The degree of protection depends on multiple complex factors such as dosage, time of ingestion, bioavailability, retention, radical-quenching profiles of a particular kind and brand of antioxidant in a particular organ or cell, water and fat solubility, ability to penetrate cell mitochondria or cross the blood-brain barrier, etc. Each antioxidant has different abilities and different cells it can reach and protect. We suggest you use combinations of a few of them.
Whole Food Sources of Antioxidants
Flavonoids and Carotenoids
Huge contributors to cell protection are phytonutrients. These include the subclasses carotenoids and flavonoids that are best obtained through the organic, colorful vegetables and fruits in our diets. The deeply colored carotenoids are the sources of the yellow, orange, red, purple, blue, and white colors of vegetables and fruit. Even the green-leafy vegetables contain these colorful pigments, but the strong green color of the chlorophyll masks them. Consistently eat an abundance of and a variety of carotenoid-rich foods. The two of the best phytonutrients for radiation protection are astaxanthin and pycnogenol.
FlavonoidsSources: ginkgo biloba, Pycnogenol, green tea leaves, oranges and other citrus fruits, apples, onions, red grapes, berries, and red wine.
Carotenoids Sources: cooked carrots, pumpkin, oranges, cooked tomatoes, guava, watermelon, pink grapefruit, spinach, collard greens, kale.
Blueberries, black raspberries, blackberries, bilberries, organic strawberries, etc. will be high in the antioxidants capable of providing protection from free radicals. Tomatoes are also excellent, especially cooked tomatoes.
Apples are high in pectin. Pectin has the ability to bind radioactive residues and remove them from the body. Other fruits that contain pectin are guavas, quince, plums, gooseberries, oranges and other citrus fruits.
NOTE: Always consume organic fruits to avoid pesticides, etc. Always combine fruit with a little protein (even just a few almonds) and healthy fat (coconut oil, etc.) in order to avoid spiking blood sugar levels with fructose. (Fructose is sugar even though it does not show on the glycemic index).
Chlorophyll has a similar structure to blood hemoglobin. A number of studies have found that chlorophyll-rich foods can decrease radiation toxicity. Foods high in chlorophyll include leafy greens like organic spinach, celery, parsley, alfalfa, the sprouts of any grain or bean, the young shoots of any edible grass, such as wheat and barley, and sunflower greens. Chlorella and Spirulina are two micro-algae that are also rich in chlorophyll. Again, your source must be organic.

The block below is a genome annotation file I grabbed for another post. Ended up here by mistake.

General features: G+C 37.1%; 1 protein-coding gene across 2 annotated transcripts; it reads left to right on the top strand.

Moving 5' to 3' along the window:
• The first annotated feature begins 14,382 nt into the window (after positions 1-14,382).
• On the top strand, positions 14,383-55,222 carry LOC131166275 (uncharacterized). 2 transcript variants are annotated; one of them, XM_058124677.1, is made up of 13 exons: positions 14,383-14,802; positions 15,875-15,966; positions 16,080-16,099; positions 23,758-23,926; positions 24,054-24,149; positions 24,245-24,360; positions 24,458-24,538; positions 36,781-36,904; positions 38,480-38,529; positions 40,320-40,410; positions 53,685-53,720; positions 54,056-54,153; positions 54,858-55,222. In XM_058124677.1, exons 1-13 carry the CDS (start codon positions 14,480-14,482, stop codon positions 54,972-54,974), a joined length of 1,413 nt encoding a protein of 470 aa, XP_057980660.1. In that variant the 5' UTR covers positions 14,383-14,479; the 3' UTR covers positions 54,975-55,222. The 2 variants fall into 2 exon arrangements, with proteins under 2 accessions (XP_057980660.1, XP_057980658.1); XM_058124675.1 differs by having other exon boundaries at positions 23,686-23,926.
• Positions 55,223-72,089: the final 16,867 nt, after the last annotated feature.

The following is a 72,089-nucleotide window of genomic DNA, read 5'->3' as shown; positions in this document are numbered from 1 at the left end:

Onions and Garlic
Cysteine, present in onions, binds with and deactivates not only free radicals produced by x-rays but also toxic metals such as cadmium, lead and mercury. The sulfur in cysteine helps the kidneys and liver detoxify the body. Both onions and garlic are rich in selenium as well, the trace mineral that supports your body’s production of glutathione. Selenium is also found in wheat germ, red grapes, broccoli, and eggs. (Buy organic.)
Also called sea vegetables, seaweeds are a great natural source of nutrients and very effective at removing radiation from the body as they contain sodium alginate. There are literally thousands of different types of seaweeds, but some of the most popular are arame, wakame, kombu, hijiki, bladderwrack, rockweed, sea lettuce, and dulse. You can find them in your local health food store and in various oriental grocery stores in your neighborhood in their natural form, or in flakes, flat sheets, and powders. They can be mixed in soups and salads or eaten by themselves. If you don't like the taste of seaweeds, you can find seaweed supplements in capsules or tablets. Be certain you have a clean, organic source of seaweeds.
Miso has been used to treat radiation sickness. It is a traditional Japanese seasoning produced by fermenting rice, barley and/or soybeans with salt and the fungus, kojikin. Miso is typically made with soy and commonly eaten as miso soup. Miso is high in protein and rich in vitamins and minerals. The soy used in making miso must be organic.
Tumeric and curcuminoids as spices provide antioxidant support.
NOTE: Do NOT boil food. Do NOT cook anything in a microwave. Lightly steam or lightly sauté. Do not use olive oil to cook (olive oil will oxidize at high temperatures). Try cooking with coconut oil. Drizzle olive oil over food after it has cooked. Visit www.TrovatoNutrition.com for more information about good oils and proper usage.
Non Food Sources
Sea Salt and Baking Soda Bath
Add 1 pound of sea salt and 1 pound of baking soda and soak in chlorine-free, filtered water for 20 minutes. Rinse with cool water. You can add 1 pound of betonite, or other clay, to the sea salt and baking soda to increase removal of radiation. Some specialists who work with radioactive isotopes use this method to remove radiation from their bodies.